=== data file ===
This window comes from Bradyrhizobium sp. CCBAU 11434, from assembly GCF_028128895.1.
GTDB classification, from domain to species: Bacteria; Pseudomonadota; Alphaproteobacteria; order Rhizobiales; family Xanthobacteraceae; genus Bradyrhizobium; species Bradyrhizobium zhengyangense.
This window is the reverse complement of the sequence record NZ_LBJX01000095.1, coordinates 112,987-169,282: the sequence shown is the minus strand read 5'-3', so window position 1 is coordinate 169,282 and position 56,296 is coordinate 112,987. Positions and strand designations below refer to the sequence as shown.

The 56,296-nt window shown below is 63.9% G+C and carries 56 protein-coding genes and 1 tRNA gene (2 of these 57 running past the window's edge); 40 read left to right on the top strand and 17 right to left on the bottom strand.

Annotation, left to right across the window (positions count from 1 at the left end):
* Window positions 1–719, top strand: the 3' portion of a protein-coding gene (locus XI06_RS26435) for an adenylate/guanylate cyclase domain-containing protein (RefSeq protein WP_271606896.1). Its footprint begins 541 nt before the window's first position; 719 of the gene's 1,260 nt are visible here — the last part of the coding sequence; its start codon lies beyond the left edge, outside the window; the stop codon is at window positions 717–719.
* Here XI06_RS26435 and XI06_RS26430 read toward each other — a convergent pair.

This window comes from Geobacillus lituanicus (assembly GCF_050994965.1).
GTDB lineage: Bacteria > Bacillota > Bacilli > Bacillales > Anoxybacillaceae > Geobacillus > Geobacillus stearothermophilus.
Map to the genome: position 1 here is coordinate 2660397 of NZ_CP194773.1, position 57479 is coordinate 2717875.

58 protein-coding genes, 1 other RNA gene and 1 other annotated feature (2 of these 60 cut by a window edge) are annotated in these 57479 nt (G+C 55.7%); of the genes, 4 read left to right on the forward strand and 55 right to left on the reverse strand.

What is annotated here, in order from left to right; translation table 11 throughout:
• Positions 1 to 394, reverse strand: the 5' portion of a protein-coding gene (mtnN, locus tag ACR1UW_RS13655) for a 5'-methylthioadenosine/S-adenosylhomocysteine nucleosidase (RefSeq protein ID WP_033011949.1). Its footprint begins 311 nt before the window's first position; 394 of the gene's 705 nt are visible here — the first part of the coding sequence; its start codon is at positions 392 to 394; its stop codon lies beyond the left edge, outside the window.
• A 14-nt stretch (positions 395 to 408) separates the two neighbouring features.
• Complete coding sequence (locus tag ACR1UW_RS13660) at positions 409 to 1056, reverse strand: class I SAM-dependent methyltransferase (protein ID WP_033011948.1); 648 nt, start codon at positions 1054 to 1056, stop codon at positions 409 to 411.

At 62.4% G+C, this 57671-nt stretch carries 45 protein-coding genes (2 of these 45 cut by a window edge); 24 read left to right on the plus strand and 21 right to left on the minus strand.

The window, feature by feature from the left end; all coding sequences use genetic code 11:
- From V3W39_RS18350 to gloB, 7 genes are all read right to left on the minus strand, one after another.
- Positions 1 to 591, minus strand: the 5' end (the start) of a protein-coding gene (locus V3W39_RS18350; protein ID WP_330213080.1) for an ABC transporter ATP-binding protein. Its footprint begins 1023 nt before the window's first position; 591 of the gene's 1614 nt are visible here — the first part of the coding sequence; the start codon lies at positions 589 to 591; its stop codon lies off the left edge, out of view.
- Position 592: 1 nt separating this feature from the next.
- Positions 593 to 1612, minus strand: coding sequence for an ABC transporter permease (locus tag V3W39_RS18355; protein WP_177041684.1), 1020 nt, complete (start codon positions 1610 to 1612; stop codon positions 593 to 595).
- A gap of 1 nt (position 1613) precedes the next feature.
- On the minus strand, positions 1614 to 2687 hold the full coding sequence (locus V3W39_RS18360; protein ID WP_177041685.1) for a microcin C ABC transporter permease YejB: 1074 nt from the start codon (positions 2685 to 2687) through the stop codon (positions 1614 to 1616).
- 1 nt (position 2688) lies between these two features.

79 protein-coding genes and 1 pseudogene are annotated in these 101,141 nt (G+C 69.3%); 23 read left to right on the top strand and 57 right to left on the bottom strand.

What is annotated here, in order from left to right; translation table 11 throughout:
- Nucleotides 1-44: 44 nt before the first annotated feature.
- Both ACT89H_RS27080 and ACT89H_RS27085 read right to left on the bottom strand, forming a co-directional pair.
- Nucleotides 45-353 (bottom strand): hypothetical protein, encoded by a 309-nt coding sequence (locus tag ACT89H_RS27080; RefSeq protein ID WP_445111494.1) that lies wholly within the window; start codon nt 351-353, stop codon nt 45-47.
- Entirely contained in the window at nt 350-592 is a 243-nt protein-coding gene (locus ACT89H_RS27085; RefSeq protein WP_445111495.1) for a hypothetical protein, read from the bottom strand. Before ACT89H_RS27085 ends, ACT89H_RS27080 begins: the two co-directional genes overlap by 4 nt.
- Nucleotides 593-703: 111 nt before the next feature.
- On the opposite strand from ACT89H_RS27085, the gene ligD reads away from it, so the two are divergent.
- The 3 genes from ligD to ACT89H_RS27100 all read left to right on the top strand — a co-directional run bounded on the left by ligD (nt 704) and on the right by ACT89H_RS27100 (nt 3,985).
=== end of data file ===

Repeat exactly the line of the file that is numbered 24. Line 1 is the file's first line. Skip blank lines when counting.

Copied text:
- 1 nt (position 2688) lies between these two features.